“You killed our daughter, what are you applauding?” said a woman from Çet’s family.
Aksu maintained that Çet, who had been working at a company he owned, had been troubled by problems with money, her studies and her family and that he had invited her to the office to help her clear her head.
“I was like an elder brother to her,” Aksu said. “We didn’t do anything except listen to music that night. Before she committed suicide, her psychological state was good.”
Aksu said Çet had suddenly walked towards the office window at around 3:50 a.m., and that she had then fallen to her death despite his attempts to grab hold of her and prevent her fall.
However, Çet’s family’s lawyer, Umur Yıldırım, says the police’s pictures from their investigation of the office show no signs of a struggle consistent with that claim, and no trace of Çet’s fingerprints on the window.
At one point during his cross examination, a lawyer asked Aksu questions about the office where the incident took place. “Who are you, a detective doing a crime scene investigation,” Aksu shot back.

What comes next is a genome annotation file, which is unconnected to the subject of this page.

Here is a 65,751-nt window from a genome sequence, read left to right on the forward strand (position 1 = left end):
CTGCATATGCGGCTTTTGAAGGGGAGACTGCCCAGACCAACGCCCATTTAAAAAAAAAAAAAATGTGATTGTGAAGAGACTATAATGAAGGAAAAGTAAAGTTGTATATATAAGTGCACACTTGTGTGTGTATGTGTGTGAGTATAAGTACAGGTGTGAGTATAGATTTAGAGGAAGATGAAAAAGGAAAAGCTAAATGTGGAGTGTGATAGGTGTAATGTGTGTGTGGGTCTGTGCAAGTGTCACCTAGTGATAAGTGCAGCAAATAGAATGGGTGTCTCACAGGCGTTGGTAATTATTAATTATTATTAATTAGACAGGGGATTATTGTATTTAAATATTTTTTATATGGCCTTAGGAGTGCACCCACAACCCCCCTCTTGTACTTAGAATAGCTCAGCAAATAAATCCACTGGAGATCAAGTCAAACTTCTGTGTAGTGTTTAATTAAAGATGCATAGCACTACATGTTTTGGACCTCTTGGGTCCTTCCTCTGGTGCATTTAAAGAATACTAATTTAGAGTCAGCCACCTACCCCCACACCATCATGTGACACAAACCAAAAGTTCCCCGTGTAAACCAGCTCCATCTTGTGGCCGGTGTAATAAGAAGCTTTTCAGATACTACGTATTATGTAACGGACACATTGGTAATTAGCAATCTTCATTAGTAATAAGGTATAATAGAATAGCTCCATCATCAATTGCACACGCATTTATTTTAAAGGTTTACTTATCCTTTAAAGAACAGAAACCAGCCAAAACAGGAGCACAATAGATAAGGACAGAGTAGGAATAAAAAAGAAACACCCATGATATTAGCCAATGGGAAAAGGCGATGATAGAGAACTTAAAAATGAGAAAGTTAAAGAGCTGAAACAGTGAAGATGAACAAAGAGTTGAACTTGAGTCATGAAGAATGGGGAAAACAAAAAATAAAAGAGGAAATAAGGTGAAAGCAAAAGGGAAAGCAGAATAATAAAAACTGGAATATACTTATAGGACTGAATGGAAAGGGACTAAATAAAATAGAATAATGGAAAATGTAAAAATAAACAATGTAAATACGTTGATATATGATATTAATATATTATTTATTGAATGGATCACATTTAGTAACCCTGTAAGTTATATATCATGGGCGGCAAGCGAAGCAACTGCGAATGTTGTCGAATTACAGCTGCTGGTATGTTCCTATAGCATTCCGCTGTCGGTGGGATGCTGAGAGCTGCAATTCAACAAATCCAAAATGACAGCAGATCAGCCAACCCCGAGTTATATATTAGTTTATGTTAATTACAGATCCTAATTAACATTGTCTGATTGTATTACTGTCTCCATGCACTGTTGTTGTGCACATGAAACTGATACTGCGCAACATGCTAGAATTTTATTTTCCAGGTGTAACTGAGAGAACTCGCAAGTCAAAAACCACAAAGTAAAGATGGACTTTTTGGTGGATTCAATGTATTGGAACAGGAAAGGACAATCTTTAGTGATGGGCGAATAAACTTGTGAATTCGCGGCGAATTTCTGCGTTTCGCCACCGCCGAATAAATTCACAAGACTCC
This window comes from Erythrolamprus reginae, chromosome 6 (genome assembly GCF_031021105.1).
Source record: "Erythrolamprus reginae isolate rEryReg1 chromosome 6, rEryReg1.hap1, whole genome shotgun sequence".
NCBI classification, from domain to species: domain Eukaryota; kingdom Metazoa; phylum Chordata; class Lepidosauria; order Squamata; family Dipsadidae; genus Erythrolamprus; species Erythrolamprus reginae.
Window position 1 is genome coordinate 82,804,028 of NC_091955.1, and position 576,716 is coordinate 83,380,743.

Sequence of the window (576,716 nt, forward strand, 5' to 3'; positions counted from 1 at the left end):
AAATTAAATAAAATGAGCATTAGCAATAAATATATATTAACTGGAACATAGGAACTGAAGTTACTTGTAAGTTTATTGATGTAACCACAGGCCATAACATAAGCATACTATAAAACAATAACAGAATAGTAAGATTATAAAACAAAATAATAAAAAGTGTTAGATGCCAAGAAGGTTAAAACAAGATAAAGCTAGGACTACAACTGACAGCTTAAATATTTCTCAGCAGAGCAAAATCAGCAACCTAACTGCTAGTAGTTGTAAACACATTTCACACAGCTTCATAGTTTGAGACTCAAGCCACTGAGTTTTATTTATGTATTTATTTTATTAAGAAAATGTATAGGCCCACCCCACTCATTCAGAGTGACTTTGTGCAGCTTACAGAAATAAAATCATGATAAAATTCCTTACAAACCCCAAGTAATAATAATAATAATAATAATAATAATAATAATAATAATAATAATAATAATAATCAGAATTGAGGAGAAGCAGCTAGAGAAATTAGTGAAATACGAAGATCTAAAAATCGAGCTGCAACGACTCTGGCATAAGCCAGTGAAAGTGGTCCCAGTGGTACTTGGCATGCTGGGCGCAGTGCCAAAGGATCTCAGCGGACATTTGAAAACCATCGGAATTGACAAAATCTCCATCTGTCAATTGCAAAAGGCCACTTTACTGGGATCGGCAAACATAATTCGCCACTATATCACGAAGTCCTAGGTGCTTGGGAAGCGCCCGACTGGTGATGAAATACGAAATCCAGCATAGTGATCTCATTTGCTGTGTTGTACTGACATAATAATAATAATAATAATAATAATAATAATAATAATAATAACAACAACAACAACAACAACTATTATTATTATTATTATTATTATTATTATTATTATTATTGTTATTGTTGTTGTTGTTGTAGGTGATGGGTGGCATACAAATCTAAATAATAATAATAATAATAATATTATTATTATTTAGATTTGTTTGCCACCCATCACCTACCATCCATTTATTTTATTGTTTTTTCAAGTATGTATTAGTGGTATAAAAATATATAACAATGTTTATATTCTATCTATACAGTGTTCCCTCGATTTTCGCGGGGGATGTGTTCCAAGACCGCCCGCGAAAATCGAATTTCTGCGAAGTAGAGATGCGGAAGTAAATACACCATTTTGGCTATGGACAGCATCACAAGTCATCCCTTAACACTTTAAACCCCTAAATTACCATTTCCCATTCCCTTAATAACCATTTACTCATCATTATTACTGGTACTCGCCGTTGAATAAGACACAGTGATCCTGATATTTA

Yıldırım has pieced together a sequence of events on the night through phone records and security camera footage from the skyscraper.
Akand’s lawyer also presented 11 pages of telephone records showing Aksu and Çet’s messages to one another.
Çet had reportedly lost her job after Aksu acquired the company she worked for and was looking to secure an income, and Aksu sent her a message promising to solve her problem the day before their final meeting.
The next evening, records revealed at the trial show, Aksu sent Çet a message telling her to meet him for a drink.
“I’m about to fall asleep,” Çet’s message said. “Get in a taxi and come,” Aksu responded.
Çet reportedly met Aksu at a restaurant called Rıfkı, before later going to the plaza with him and Akand, an old friend of Aksu’s, where they continued drinking.
Çet’s messages to her flatmate, Liliya, after meeting Aksu showed signs the student was in distress.
“Can you be here in 15 minutes,” Çet said to Liliya in one message while still at the restaurant.
Last June Vatan newspaper quoted Liliya as saying Çet had called her at 1:48 a.m., before entering the skyscraper, and asked her to call back to give her an excuse to leave.
In a text message 12 minutes later, Çet reportedly told Liliya, “I can’t get out of here, the man’s obsessed with me. He’s not leaving me alone, I wish I hadn’t come.”
Yıldırım said at Wednesday’s hearing that Çet had sent a final message of two words to a friend, which was interpreted at the court to be a slang term related to anal intercourse.
The last message from Çet’s phone was sent at 3:03 a.m., and she did not respond to her flatmate’s messages after that. The defendants’ phone records also showed no activity over the next hour, Yıldırım said in an interview with BBC Türkçe.